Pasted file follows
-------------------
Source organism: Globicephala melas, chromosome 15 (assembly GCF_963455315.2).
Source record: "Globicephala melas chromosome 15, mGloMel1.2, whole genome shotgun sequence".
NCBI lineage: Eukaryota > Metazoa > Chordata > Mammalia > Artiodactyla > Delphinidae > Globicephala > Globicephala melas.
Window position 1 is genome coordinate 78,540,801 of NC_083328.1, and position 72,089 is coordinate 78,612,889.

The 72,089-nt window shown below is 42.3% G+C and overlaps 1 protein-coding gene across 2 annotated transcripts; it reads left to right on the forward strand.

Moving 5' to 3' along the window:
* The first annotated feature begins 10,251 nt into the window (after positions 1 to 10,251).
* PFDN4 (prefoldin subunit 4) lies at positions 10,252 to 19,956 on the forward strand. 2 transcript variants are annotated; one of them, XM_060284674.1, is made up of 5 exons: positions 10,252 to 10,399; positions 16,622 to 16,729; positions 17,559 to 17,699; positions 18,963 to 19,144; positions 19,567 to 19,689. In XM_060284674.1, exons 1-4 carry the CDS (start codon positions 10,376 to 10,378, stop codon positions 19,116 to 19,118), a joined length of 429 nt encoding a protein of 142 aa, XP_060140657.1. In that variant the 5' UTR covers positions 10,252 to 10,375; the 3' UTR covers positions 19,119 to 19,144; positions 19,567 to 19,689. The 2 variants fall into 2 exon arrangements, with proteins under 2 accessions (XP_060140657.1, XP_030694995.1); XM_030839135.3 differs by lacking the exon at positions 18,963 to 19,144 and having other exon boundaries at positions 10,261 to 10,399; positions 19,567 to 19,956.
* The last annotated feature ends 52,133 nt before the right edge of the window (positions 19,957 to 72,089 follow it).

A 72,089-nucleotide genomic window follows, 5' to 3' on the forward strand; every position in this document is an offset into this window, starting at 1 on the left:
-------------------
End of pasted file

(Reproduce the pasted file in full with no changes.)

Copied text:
Source organism: Globicephala melas, chromosome 15 (assembly GCF_963455315.2).
Source record: "Globicephala melas chromosome 15, mGloMel1.2, whole genome shotgun sequence".
NCBI lineage: Eukaryota > Metazoa > Chordata > Mammalia > Artiodactyla > Delphinidae > Globicephala > Globicephala melas.
Window position 1 is genome coordinate 78,540,801 of NC_083328.1, and position 72,089 is coordinate 78,612,889.

The 72,089-nt window shown below is 42.3% G+C and overlaps 1 protein-coding gene across 2 annotated transcripts; it reads left to right on the forward strand.

Moving 5' to 3' along the window:
* The first annotated feature begins 10,251 nt into the window (after positions 1 to 10,251).
* PFDN4 (prefoldin subunit 4) lies at positions 10,252 to 19,956 on the forward strand. 2 transcript variants are annotated; one of them, XM_060284674.1, is made up of 5 exons: positions 10,252 to 10,399; positions 16,622 to 16,729; positions 17,559 to 17,699; positions 18,963 to 19,144; positions 19,567 to 19,689. In XM_060284674.1, exons 1-4 carry the CDS (start codon positions 10,376 to 10,378, stop codon positions 19,116 to 19,118), a joined length of 429 nt encoding a protein of 142 aa, XP_060140657.1. In that variant the 5' UTR covers positions 10,252 to 10,375; the 3' UTR covers positions 19,119 to 19,144; positions 19,567 to 19,689. The 2 variants fall into 2 exon arrangements, with proteins under 2 accessions (XP_060140657.1, XP_030694995.1); XM_030839135.3 differs by lacking the exon at positions 18,963 to 19,144 and having other exon boundaries at positions 10,261 to 10,399; positions 19,567 to 19,956.
* The last annotated feature ends 52,133 nt before the right edge of the window (positions 19,957 to 72,089 follow it).

A 72,089-nucleotide genomic window follows, 5' to 3' on the forward strand; every position in this document is an offset into this window, starting at 1 on the left: